Second-generation laboratory colonies of B. terrestris (n = 25) were reared from commercial colonies (Bioplanet srl, Cesena, Italia) following Bogo et al. (2017). Subsequently, during the phase of male and gyne production, the obtained colonies were maintained at 25 ± 1 °C and 60 ± 10% relative humidity (RH), in continuous darkness, and fed ad libitum with fresh frozen pollen and sugar syrup. We daily removed newly emerged gynes and males and we put them in separate plastic boxes of 25 × 15 × 14 cm3 (up to 20 in the same box), according to their gender, date of emergence, and colony of origin. We obtained a total of 2215 gynes and 3550 males. Gynes and males were kept in the same climatic room of the colonies, and fed ad libitum with fresh frozen pollen and sucrose syrup until they were used for the mating experiment or discarded.

2.2 Mating tests design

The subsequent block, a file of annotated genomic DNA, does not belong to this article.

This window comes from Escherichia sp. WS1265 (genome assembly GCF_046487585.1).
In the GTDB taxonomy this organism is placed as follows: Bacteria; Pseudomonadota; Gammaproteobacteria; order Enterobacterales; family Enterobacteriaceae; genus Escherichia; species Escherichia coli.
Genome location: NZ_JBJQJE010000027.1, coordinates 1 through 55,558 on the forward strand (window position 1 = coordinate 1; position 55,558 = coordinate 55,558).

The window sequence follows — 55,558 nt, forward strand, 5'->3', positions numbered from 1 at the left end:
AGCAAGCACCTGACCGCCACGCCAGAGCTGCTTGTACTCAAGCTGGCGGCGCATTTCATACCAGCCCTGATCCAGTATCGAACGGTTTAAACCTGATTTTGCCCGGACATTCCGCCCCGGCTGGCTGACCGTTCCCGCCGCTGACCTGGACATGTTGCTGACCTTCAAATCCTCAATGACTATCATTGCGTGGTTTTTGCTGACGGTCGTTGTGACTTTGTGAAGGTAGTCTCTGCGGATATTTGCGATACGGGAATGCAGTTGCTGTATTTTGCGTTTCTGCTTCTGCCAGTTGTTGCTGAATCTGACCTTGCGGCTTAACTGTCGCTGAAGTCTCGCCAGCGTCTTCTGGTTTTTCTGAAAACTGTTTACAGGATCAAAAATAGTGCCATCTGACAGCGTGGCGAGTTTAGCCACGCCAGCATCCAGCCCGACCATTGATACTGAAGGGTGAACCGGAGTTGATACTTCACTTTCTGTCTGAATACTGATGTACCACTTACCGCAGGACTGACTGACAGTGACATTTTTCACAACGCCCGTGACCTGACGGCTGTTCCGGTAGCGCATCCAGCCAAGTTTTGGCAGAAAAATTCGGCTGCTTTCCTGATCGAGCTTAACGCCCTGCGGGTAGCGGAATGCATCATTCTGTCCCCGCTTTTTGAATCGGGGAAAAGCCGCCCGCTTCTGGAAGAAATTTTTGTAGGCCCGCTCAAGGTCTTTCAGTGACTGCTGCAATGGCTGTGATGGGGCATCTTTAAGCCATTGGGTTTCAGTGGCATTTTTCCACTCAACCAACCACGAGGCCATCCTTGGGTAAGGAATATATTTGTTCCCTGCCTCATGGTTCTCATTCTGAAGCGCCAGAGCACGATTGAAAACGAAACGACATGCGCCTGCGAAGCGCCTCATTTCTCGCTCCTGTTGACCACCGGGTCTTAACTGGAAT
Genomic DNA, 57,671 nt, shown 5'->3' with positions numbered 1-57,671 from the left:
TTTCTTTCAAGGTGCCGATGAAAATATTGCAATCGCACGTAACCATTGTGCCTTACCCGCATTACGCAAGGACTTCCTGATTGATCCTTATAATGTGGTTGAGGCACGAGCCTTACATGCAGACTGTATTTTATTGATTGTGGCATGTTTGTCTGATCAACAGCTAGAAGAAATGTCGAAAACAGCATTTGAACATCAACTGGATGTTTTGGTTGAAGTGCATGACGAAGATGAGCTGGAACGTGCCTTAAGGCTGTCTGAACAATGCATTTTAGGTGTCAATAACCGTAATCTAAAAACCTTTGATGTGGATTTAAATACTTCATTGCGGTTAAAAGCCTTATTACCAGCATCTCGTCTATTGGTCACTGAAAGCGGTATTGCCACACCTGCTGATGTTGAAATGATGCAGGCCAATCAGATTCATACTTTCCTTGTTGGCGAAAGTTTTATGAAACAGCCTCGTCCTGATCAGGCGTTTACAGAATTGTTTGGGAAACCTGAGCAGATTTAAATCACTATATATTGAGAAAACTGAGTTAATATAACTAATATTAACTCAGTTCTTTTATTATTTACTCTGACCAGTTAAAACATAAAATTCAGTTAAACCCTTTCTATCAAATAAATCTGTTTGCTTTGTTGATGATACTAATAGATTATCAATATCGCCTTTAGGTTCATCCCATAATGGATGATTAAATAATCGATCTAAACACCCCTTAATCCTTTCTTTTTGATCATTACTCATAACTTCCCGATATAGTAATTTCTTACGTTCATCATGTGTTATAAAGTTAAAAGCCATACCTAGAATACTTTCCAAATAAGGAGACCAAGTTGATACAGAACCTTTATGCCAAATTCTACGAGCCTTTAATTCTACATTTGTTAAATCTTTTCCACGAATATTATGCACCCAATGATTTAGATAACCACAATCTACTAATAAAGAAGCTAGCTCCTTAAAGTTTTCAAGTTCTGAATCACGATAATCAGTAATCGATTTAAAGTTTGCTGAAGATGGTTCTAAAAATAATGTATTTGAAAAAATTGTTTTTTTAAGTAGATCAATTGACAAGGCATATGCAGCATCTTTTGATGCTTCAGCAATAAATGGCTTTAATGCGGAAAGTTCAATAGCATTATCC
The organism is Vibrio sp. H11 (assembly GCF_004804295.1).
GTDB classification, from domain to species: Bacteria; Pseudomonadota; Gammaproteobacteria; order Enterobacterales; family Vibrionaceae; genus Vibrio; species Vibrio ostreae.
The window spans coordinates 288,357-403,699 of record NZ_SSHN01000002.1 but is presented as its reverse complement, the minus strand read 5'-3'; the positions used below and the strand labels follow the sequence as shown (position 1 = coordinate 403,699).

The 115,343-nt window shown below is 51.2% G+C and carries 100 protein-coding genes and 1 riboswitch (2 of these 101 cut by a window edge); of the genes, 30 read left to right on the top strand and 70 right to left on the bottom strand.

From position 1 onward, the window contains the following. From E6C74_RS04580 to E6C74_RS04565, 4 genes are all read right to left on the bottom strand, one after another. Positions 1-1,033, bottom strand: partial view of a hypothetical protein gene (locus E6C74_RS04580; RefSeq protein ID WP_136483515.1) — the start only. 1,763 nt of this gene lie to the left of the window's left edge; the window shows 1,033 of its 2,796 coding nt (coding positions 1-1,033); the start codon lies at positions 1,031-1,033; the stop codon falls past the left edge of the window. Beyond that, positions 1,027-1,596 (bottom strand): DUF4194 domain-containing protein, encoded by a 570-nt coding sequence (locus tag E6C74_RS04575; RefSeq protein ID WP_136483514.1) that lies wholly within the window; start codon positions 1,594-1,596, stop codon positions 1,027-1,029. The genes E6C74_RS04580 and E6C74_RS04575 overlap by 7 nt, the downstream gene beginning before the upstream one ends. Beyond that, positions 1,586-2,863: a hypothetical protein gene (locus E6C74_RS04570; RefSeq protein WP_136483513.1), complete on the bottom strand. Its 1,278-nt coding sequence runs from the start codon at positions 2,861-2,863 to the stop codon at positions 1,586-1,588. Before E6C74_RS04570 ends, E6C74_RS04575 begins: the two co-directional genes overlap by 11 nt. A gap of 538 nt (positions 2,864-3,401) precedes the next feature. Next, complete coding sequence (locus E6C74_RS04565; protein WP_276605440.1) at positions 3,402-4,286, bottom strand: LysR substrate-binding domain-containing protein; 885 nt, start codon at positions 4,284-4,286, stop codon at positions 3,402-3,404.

For the mating tests, we used 1–10-day-old gynes and 5–25-day-old males, since these are the respective age ranges at which they meet sexual maturity (Tasei et al. 1998; Amin et al. 2012). In order to obtain a sufficient number of sexuals, we did not choose only the optimal mating ages, namely 7 days for queens and 12 days for males (Duchateau and Marien 1995; Duvoisin et al. 1999), instead we included the entire period of sexual maturity, which in our experience was suitable for mating. We used a total of 517 gynes and 1115 males sampled from gynes and males produced by the second-generation colonies (Online Resource 1). We avoided to mate gynes and males derived by colonies originated by sister queens but we cannot exclude that founder queens were related in some way (e.g., they derived from a common family line in the commercial breeding). When possible, we selected medium- to large-sized gynes and males (visual estimation) and we always avoided using small males, since in B. terrestris the size of males has a positive impact on mating success (Amin et al. 2012). Bumble bees were sampled from the colonies, marked on the thorax with a color tag according to the colony of origin, and placed in groups with a gyne:male ratio of 1:2, to assure a higher mating propensity (Kwon et al. 2006; Amin et al. 2010). The total number of individuals in the groups ranged between 12 and 62, according to the number of gynes and males of the proper age interval present at the same time in the same colonies.